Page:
Just as the love between the two begins to blossom and Stephen begins preparing for his final thesis, he discovers that he is suffering from motor neuron disease; an illness that will soon begin to take away his ability to walk and talk, amongst other things. Having been given only two years to live, the young and the highly-intelligent physicist – whose thirst for knowledge and passion for life refuses to surrender – slowly begins to challenge his weaknesses. However, as he continues to grow professionally, his life at home with Jane – who is single-handedly carrying his physical limitations on her frail shoulders – begins to show signs of despair.
While this is in fact a biopic – a simple and a straightforward one at that – which celebrates the life and work of Hawking, it is also very important to note that this is not a story that goes deep into his rise to fame as the renowned physicist we know today. It’s a much smaller scale story of love and compassion and a one focuses on human endurance, courage and, most of all, hope.
The Theory of Everything is shot beautifully and a real sense of romanticism and nostalgia – driven by a sensual and a tear-jerking classical score – can be felt throughout. It’s an emotionally-rich drama that, although sometimes can feel a little too sugary, manages to stay grounded. It is, to a large degree, thanks to Redmayne’s extraordinary performance audiences will be able to appreciate what is an insightful and meaningful peak inside the private life of one of the most respected and remarkable minds living today.
There’s quirky and then there is the outright ridiculous. Unfortunately, it’s the latter that best fits Johnny Depp’s Mortdecai performance.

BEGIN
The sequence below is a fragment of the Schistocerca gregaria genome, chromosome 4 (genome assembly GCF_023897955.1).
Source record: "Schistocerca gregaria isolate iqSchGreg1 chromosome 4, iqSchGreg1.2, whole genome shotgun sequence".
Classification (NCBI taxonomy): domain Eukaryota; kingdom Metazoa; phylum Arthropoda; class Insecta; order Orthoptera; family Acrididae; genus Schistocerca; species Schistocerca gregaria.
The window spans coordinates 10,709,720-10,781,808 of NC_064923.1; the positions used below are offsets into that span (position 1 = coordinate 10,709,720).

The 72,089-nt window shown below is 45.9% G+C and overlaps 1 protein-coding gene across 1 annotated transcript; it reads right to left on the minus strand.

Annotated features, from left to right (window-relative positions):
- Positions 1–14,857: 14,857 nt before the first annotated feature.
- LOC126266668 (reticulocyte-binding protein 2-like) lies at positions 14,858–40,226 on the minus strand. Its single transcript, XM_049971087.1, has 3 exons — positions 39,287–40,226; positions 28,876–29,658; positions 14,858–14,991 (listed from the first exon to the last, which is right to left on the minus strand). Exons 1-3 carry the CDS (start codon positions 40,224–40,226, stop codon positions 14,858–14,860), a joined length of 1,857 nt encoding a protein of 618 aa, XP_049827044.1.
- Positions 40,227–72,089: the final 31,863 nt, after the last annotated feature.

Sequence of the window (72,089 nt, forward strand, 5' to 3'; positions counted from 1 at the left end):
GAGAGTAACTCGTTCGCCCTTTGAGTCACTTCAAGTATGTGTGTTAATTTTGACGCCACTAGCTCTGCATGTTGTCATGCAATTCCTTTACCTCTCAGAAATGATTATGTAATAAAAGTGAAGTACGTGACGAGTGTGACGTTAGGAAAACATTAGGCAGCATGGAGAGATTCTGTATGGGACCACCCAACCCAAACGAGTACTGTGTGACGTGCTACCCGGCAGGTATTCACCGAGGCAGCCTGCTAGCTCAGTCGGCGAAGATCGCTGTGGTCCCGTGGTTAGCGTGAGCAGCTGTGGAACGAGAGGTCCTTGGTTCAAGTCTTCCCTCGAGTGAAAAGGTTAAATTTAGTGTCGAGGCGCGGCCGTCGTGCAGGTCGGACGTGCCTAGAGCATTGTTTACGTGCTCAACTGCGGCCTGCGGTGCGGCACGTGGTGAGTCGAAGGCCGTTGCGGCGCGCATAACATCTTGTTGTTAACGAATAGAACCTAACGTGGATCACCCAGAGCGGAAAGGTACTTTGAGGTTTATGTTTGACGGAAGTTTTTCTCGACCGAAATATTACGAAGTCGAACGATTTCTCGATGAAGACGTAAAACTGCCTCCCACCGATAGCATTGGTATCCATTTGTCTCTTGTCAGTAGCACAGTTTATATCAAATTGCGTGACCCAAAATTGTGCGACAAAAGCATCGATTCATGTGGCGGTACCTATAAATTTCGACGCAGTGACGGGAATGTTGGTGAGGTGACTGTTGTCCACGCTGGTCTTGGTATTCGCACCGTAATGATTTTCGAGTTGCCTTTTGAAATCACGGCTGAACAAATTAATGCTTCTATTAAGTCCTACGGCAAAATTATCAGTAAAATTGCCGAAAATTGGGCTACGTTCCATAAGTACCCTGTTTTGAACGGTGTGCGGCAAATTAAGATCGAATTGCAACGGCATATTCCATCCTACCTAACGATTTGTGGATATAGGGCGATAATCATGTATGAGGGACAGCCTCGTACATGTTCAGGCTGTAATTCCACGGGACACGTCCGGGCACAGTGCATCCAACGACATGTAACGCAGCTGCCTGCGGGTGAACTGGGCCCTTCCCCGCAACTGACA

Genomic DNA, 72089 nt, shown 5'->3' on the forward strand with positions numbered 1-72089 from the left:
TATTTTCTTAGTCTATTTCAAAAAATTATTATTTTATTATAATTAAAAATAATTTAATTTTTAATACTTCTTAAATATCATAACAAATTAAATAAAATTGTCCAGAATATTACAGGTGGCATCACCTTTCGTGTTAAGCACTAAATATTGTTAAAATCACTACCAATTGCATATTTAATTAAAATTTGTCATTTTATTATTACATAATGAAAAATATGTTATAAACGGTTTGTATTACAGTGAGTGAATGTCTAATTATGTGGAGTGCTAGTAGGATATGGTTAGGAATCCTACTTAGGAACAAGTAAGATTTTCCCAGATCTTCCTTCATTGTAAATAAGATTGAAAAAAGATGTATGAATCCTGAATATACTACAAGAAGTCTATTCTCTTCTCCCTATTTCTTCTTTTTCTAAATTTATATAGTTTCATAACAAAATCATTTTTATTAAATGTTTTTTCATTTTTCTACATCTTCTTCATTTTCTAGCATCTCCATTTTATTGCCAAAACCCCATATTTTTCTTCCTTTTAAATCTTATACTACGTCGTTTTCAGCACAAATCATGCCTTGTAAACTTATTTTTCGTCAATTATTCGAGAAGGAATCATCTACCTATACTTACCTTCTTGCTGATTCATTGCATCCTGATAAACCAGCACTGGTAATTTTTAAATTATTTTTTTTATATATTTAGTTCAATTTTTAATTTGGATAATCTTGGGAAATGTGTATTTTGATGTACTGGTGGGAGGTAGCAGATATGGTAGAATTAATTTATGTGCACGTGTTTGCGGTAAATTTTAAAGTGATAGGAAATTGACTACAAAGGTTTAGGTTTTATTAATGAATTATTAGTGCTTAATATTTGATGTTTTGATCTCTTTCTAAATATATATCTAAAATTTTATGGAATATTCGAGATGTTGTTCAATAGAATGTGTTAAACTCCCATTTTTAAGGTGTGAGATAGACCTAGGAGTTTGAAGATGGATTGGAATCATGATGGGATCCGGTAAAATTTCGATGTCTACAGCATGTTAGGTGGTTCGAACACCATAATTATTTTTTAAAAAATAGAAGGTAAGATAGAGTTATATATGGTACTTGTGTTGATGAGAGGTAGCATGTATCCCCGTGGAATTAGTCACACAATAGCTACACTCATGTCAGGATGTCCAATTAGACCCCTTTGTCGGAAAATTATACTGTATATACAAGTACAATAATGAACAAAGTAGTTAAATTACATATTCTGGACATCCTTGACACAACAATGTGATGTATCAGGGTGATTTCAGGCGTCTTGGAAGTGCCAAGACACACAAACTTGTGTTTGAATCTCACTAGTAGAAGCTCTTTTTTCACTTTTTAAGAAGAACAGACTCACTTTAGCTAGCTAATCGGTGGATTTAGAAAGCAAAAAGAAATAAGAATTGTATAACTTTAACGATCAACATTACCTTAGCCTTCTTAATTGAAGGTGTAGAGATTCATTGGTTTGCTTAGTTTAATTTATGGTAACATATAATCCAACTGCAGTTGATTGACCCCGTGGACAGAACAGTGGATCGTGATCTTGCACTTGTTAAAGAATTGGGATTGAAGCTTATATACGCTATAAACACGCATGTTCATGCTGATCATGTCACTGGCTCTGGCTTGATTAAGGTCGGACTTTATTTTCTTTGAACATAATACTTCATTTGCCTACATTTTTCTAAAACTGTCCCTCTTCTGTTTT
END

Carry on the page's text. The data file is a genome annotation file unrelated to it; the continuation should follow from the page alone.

Based on Kyril Bonfiglioli's 1973 book anthology, Don’t Point that Finger at Me, the film follows the eccentric and the unconventional life of swindling British art dealer, Lord Charlie Mortdecai (Depp), who seems to have fallen into a financial rut. His lavish family estate – which he shares with his wife, Joanna (Paltrow) – is now in danger of being taken away from him and his long list of clients have caught onto his deceitful ways.
To make things even worse, Charlie soon finds himself at odds with Joanna, who is refusing to speak to him until he gets rid of the ridiculous handlebar moustache.
It’s not until Inspector Martland (McGregor) – Charlie’s old college roommate – shows up asking for help with a murder case that’s linked to the theft of a lost Goya painting that things begin to look up. Hoping that the finder’s fee will help him, Charlie – with the assistance of his loyal manservant, Jock Strapp (Bettany) – soon finds himself trotting around the globe looking for a painting that is not only valuable, but one that may lead them to a hidden treasure of gold.
Adapted to the screen by Eric Aronson, Mortdecai’s story is overly complex and disjointed to the point of complete and utter breakdown. The pace is relatively brisk and the gags – mainly involving Charlie’s moustache – are aplenty; however, the jokes are forced and never really hit their mark, leaving the whole development of the plot a little exhausting.
Depp – someone who has grown accustomed to odd-ball roles such as this – seems to be happy to step into the part of the eccentric British aristocrat, however, his usual charm and irresistible unconventionality seem to be a little on the off-side. Lacking originality and character, Depp is a babbling mess while Paltrow, McGregor and Bettany, were all a little lost in their respective roles.
Succumbing to a series of cheap gags and an ongoing barrage of humourless quips, Mortdecai – probably best described as Austin Powers meets James Bond – feels like a missed opportunity considering its accomplished and talented cast.